Votes and Violence: Electoral Competition and Ethnic Riots in India

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Cambridge University Press, Nov 23, 2006 - Political Science - 293 pages
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Why do ethnic riots break out when and where they do? Why do some governments try to prevent ethnic riots while others do nothing or even participate in the violence? In this book, Steven I. Wilkinson uses collected data on Hindu-Muslim riots, socio-economic factors and competitive politics in India to test his theory that riots are fomented in order to win elections and that governments decide whether to stop them or not based on the likely electoral cost of doing so. He finds that electoral factors account for most of the state-level variation in Hindu-Muslim riots: explaining for example why riots took place in Gujarat in 2002 but not in many other states where militants tried to foment violence. The general electoral theory he develops for India is extended to Ireland, Malaysia and Romania as Wilkinson shows that similar political factors motivate ethnic violence in many different countries.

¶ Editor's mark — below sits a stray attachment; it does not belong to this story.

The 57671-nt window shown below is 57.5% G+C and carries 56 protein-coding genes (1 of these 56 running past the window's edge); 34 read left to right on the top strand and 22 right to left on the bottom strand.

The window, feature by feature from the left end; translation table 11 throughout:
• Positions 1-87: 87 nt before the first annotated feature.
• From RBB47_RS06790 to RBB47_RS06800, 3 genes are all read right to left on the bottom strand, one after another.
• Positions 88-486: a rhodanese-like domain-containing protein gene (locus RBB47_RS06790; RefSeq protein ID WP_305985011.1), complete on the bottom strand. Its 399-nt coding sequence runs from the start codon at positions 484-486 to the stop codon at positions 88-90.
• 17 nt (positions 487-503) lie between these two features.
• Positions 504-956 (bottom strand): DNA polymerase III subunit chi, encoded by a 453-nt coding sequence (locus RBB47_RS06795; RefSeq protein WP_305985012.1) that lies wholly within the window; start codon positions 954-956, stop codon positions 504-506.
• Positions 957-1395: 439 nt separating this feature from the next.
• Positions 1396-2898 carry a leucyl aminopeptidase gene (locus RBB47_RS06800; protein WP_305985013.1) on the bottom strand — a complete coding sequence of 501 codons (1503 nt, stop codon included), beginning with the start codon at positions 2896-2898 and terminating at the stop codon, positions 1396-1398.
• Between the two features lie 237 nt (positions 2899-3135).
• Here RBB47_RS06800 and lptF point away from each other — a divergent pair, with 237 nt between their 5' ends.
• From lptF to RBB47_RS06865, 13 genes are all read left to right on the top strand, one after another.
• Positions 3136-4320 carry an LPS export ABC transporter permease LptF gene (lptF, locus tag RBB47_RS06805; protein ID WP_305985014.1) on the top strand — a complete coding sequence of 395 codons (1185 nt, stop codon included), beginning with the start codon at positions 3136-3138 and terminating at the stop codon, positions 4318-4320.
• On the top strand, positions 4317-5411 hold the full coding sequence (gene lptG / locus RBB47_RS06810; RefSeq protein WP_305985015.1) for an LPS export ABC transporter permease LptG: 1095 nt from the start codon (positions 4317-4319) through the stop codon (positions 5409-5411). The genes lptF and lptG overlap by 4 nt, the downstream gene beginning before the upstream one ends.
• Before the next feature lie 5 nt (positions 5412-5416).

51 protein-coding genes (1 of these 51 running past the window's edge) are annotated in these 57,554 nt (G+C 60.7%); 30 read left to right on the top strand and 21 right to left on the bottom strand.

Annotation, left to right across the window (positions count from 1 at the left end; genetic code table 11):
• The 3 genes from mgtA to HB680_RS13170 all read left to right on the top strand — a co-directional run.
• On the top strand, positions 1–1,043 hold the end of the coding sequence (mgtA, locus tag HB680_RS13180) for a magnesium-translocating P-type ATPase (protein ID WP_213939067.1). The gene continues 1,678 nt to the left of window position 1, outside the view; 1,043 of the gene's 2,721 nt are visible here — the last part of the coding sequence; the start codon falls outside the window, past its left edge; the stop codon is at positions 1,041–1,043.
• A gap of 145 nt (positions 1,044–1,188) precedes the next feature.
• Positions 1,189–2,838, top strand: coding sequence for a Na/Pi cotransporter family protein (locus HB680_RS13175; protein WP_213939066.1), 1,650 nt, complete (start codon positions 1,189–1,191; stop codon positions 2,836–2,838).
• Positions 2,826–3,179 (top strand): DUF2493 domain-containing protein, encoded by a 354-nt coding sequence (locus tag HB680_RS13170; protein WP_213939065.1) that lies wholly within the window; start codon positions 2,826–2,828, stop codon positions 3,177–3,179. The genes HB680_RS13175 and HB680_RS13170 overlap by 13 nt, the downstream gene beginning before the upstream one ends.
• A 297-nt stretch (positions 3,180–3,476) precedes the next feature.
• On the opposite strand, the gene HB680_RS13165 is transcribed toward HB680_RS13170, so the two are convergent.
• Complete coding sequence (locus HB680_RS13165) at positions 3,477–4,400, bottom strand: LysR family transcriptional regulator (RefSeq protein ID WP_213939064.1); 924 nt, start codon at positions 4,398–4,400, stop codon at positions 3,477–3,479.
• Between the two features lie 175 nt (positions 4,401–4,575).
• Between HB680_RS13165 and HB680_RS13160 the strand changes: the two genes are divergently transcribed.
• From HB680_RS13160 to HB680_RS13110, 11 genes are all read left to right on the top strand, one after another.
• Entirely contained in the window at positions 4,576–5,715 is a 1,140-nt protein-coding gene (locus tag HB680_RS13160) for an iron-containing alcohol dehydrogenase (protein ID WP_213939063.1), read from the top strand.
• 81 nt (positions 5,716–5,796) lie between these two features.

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IT'S AN HONEST STUDY. A MUST READ FOR EVERY POLICE OFFICER. RAHUL KUMAR, DSP, UTTAR PRADESH POLICE DEPARTMENT, INDIA.

Contents

THE ELECTORAL INCENTIVES FOR ETHNIC VIOLENCE
xv
EXPLAINING TOWNLEVEL VARIATION IN HINDUMUSLIM VIOLENCE
19
STATE CAPACITY EXPLANATIONS FOR HINDUMUSLIM VIOLENCE
63
THE CONSOCIATIONAL EXPLANATION FOR HINDUMUSLIM VIOLENCE
97
THE ELECTORAL INCENTIVES FOR HINDUMUSLIM VIOLENCE
137
PARTY COMPETITION AND HINDUMUSLIM VIOLENCE
172
THE ELECTORAL INCENTIVES FOR ETHNIC VIOLENCE IN COMPARATIVE PERSPECTIVE
204
DEMOCRACY AND ETHNIC VIOLENCE
236
Data Sources for HinduMuslim Riots
243
DataEntering Protocol for Riot Database
255
Additional Results from Statistical Tables
263
References
267
Index
283
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About the author (2006)

Steven I. Wilkinson is Nilekani Professor of India and South Asia and Professor of Political Science and International Affairs at Yale University. Votes and Violence: Electoral Competition and Ethnic Riots in India was co-winner of the American Political Science Association's 2005 Woodrow Wilson Foundation prize. He is currently researching the links between colonial inheritances and post-independence levels of democracy, governance and conflict.